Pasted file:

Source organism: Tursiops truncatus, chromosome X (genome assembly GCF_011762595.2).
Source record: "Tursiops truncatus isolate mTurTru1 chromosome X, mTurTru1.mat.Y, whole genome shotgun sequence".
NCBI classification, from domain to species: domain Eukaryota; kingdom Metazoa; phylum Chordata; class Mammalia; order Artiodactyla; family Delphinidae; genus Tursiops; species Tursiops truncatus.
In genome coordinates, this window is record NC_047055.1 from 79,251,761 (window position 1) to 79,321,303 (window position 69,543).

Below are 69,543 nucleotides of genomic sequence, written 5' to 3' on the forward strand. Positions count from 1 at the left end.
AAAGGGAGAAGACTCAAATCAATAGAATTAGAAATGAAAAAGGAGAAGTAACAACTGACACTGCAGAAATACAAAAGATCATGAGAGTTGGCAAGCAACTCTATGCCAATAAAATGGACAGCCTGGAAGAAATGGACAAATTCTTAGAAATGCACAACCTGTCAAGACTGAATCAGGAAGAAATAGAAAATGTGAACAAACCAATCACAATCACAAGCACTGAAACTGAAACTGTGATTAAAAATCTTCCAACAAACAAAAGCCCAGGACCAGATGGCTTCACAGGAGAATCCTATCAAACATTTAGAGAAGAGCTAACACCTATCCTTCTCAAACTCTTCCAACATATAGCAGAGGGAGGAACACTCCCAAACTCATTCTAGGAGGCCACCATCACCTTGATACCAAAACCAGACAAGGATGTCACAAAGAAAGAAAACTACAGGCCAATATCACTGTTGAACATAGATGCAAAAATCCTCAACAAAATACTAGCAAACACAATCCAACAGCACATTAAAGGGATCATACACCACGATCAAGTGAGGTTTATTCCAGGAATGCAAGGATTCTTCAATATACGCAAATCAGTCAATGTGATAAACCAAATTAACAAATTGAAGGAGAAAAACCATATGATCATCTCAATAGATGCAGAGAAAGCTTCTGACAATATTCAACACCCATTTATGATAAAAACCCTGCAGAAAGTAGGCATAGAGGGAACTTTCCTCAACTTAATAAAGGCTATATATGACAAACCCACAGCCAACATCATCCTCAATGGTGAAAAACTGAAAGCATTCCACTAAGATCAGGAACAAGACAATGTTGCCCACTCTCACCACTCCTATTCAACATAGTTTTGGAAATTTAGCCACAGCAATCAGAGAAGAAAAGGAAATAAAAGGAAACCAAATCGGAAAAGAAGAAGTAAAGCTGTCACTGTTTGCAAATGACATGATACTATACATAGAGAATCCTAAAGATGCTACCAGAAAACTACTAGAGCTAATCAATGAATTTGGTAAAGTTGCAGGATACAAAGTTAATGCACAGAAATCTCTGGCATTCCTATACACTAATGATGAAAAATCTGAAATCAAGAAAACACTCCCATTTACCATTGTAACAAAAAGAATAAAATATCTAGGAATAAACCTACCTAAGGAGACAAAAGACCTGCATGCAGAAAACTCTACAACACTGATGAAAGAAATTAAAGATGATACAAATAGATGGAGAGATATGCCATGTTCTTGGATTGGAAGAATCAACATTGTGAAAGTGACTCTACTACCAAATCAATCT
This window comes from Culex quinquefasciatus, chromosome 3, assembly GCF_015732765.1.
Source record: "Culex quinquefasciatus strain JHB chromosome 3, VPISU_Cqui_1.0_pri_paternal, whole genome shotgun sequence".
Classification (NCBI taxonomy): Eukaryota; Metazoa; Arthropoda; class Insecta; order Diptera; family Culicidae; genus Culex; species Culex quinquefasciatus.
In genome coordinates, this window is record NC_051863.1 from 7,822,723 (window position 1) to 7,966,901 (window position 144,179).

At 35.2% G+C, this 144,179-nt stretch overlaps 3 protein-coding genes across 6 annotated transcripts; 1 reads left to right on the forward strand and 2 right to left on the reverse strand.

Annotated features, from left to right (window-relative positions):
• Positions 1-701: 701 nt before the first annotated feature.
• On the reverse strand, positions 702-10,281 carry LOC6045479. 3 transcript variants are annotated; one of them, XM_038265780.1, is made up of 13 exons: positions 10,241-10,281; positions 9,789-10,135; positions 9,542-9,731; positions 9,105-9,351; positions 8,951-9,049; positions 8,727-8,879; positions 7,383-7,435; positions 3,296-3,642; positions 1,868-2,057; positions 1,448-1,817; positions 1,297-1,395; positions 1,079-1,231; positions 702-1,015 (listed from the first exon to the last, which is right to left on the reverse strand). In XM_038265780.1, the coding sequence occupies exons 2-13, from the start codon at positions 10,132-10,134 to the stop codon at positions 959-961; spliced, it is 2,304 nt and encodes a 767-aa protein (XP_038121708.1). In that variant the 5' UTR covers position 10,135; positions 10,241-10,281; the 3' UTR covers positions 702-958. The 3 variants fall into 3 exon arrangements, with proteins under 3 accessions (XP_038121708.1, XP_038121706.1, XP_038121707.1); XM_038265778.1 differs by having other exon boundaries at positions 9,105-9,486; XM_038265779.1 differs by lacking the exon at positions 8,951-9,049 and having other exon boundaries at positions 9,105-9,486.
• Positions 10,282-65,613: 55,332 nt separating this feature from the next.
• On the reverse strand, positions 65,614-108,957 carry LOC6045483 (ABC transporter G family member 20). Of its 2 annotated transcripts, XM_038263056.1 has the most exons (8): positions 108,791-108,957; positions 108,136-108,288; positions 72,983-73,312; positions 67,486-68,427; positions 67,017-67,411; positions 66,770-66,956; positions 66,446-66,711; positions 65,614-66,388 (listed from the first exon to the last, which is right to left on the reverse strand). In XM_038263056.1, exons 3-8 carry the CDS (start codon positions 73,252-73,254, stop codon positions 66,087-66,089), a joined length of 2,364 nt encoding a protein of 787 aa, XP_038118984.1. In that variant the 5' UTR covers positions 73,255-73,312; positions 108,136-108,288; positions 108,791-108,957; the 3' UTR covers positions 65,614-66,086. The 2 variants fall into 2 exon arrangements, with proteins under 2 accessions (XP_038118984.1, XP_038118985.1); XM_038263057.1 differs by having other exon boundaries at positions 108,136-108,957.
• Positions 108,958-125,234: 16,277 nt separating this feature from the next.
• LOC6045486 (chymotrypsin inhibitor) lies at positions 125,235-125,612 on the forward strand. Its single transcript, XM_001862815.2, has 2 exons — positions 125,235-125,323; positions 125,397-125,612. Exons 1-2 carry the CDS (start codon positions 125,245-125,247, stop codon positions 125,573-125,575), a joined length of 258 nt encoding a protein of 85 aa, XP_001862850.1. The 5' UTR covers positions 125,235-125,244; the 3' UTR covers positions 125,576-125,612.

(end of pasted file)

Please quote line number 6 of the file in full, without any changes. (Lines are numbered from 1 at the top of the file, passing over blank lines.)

AAAGGGAGAAGACTCAAATCAATAGAATTAGAAATGAAAAAGGAGAAGTAACAACTGACACTGCAGAAATACAAAAGATCATGAGAGTTGGCAAGCAACTCTATGCCAATAAAATGGACAGCCTGGAAGAAATGGACAAATTCTTAGAAATGCACAACCTGTCAAGACTGAATCAGGAAGAAATAGAAAATGTGAACAAACCAATCACAATCACAAGCACTGAAACTGAAACTGTGATTAAAAATCTTCCAACAAACAAAAGCCCAGGACCAGATGGCTTCACAGGAGAATCCTATCAAACATTTAGAGAAGAGCTAACACCTATCCTTCTCAAACTCTTCCAACATATAGCAGAGGGAGGAACACTCCCAAACTCATTCTAGGAGGCCACCATCACCTTGATACCAAAACCAGACAAGGATGTCACAAAGAAAGAAAACTACAGGCCAATATCACTGTTGAACATAGATGCAAAAATCCTCAACAAAATACTAGCAAACACAATCCAACAGCACATTAAAGGGATCATACACCACGATCAAGTGAGGTTTATTCCAGGAATGCAAGGATTCTTCAATATACGCAAATCAGTCAATGTGATAAACCAAATTAACAAATTGAAGGAGAAAAACCATATGATCATCTCAATAGATGCAGAGAAAGCTTCTGACAATATTCAACACCCATTTATGATAAAAACCCTGCAGAAAGTAGGCATAGAGGGAACTTTCCTCAACTTAATAAAGGCTATATATGACAAACCCACAGCCAACATCATCCTCAATGGTGAAAAACTGAAAGCATTCCACTAAGATCAGGAACAAGACAATGTTGCCCACTCTCACCACTCCTATTCAACATAGTTTTGGAAATTTAGCCACAGCAATCAGAGAAGAAAAGGAAATAAAAGGAAACCAAATCGGAAAAGAAGAAGTAAAGCTGTCACTGTTTGCAAATGACATGATACTATACATAGAGAATCCTAAAGATGCTACCAGAAAACTACTAGAGCTAATCAATGAATTTGGTAAAGTTGCAGGATACAAAGTTAATGCACAGAAATCTCTGGCATTCCTATACACTAATGATGAAAAATCTGAAATCAAGAAAACACTCCCATTTACCATTGTAACAAAAAGAATAAAATATCTAGGAATAAACCTACCTAAGGAGACAAAAGACCTGCATGCAGAAAACTCTACAACACTGATGAAAGAAATTAAAGATGATACAAATAGATGGAGAGATATGCCATGTTCTTGGATTGGAAGAATCAACATTGTGAAAGTGACTCTACTACCAAATCAATCT